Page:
DETROIT — The United Auto Workers is expanding strikes to 38 parts and distribution locations across 20 states, targeting General Motors and Stellantis, UAW President Shawn Fain said Friday morning.
The union will not initiate additional strikes at Ford Motor, as the company has proven it’s “serious about reaching a deal,” Fain said in a Facebook Live comment.
“We still have serious issues to work through, but we do want to recognize that Ford is showing that they’re serious about reaching a deal,” said the outspoken union leader. “At GM and Stellantis, it’s a different story.”
Fain said the union and Ford have made progress on issues including eliminating some wage tiers, reinstating cost-of-living adjustments and an improved profit-sharing formula.
He also said the union won the right to strike over plant closures during the term of the deal as well as an immediate conversion of temporary, or supplemental, workers — those with at least 90 days of employment — upon ratification.
Ford said the company is “working diligently with the UAW to reach a deal,” but “we still have significant gaps to close on the key economic issues.”
(L-R) Supporter Ryan Sullivan, and United Auto Workers members Chris Sanders-Stone, Casey Miner, Kennedy R. Barbee Sr. and Stephen Brown picket outside the Jeep Plant on September 18, 2023 in Toledo, Ohio.
Sarah Rice | Getty Images
“In the end, the issues are interconnected and must work within an overall agreement that supports our mutual success,” Ford said in a statement Friday.
The strikes at the GM and Stellantis parts suppliers will add roughly 5,600 autoworkers, including roughly 3,500 employees at GM, to the UAW’s ongoing strikes at the Detroit automakers.
“Today’s strike escalation by the UAW’s top leadership is unnecessary,” GM said in a statement. “We have now presented five separate economic proposals that are historic, addressing areas that our team members have said matters most: wage increases and job security while allowing GM to succeed and thrive into the future.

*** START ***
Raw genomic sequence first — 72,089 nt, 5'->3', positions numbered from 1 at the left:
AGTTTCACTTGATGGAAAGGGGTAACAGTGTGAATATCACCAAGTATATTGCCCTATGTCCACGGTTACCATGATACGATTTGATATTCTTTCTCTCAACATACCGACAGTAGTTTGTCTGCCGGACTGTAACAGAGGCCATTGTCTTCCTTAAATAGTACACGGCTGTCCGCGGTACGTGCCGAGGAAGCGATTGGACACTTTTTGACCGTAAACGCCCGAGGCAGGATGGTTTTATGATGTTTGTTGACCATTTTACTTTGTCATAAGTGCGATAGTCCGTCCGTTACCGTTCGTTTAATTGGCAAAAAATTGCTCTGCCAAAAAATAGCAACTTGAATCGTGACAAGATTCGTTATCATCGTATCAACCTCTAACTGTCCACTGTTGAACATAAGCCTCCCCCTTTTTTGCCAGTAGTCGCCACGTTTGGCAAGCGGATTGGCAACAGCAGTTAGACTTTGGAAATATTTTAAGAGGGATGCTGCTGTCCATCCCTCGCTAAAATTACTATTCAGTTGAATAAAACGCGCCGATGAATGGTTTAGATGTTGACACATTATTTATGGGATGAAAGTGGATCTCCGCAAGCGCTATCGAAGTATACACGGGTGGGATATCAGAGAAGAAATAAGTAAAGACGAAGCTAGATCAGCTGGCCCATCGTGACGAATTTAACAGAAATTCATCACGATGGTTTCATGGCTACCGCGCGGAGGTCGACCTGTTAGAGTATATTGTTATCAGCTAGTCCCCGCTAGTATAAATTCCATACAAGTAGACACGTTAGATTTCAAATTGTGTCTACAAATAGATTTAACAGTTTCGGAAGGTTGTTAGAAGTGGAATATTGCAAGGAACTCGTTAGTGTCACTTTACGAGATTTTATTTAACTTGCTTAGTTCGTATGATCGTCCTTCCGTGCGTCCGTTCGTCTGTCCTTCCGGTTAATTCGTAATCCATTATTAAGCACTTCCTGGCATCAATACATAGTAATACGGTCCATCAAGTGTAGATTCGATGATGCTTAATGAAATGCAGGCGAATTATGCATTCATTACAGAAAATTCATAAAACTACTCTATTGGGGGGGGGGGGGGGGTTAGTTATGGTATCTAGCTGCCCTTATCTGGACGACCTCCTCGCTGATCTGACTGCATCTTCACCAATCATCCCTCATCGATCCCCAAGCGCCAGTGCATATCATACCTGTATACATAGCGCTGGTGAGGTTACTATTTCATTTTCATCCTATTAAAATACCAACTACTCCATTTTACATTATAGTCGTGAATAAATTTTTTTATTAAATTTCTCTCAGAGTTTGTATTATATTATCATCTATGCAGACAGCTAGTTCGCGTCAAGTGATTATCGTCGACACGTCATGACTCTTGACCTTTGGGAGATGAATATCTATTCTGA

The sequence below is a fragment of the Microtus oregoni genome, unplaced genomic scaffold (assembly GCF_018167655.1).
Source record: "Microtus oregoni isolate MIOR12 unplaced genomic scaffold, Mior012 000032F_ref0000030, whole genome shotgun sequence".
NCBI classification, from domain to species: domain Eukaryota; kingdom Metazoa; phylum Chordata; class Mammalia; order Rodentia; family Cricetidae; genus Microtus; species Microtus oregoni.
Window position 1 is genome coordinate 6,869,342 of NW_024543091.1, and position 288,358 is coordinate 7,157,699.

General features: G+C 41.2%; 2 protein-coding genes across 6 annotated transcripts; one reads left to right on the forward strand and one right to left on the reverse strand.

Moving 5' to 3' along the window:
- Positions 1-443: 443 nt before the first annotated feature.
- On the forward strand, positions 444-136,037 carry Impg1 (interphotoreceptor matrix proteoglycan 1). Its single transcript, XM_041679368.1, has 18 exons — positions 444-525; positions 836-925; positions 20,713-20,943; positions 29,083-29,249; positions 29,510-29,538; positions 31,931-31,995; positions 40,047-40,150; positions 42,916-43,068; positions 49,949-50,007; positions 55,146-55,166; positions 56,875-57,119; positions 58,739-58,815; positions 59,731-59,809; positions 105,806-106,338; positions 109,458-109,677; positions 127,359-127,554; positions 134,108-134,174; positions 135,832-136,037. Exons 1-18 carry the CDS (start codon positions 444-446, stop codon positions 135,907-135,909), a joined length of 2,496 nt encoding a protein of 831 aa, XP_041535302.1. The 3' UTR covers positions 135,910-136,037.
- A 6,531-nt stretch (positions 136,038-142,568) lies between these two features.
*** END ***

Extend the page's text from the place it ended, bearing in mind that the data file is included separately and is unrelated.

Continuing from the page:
“We will continue to bargain in good faith with the union to reach an agreement as quickly as possible,” the automaker said.
Stellantis said in a statement it questions “whether the union’s leadership has ever had an interest in reaching an agreement in a timely manner.”
Roughly 12,700 UAW workers went on strike a week ago at the following locations: GM’s midsize truck and full-size van plant in Wentzville, Missouri; Ford’s Ranger midsize pickup and Bronco SUV plant in Wayne, Michigan; and Stellantis’ Jeep Wrangler and Gladiator plant in Toledo, Ohio.
Parts distribution centers have been a major point of concern during these talks, especially at Stellantis. The automaker has proposed consolidating 10 “Mopar” parts and distribution centers, which are scattered across the country, into larger Amazon-like distribution centers.
GM has agreed to eliminate the wage differences at its parts and components plants, according to Fain. He commended the Detroit automaker for that action but condemned it for resisting further measures that Ford has agreed to with the union.
Targeting the parts and distribution centers is a unique strategy. It does not affect the production and assembly of vehicles but rather the distribution of parts to dealers.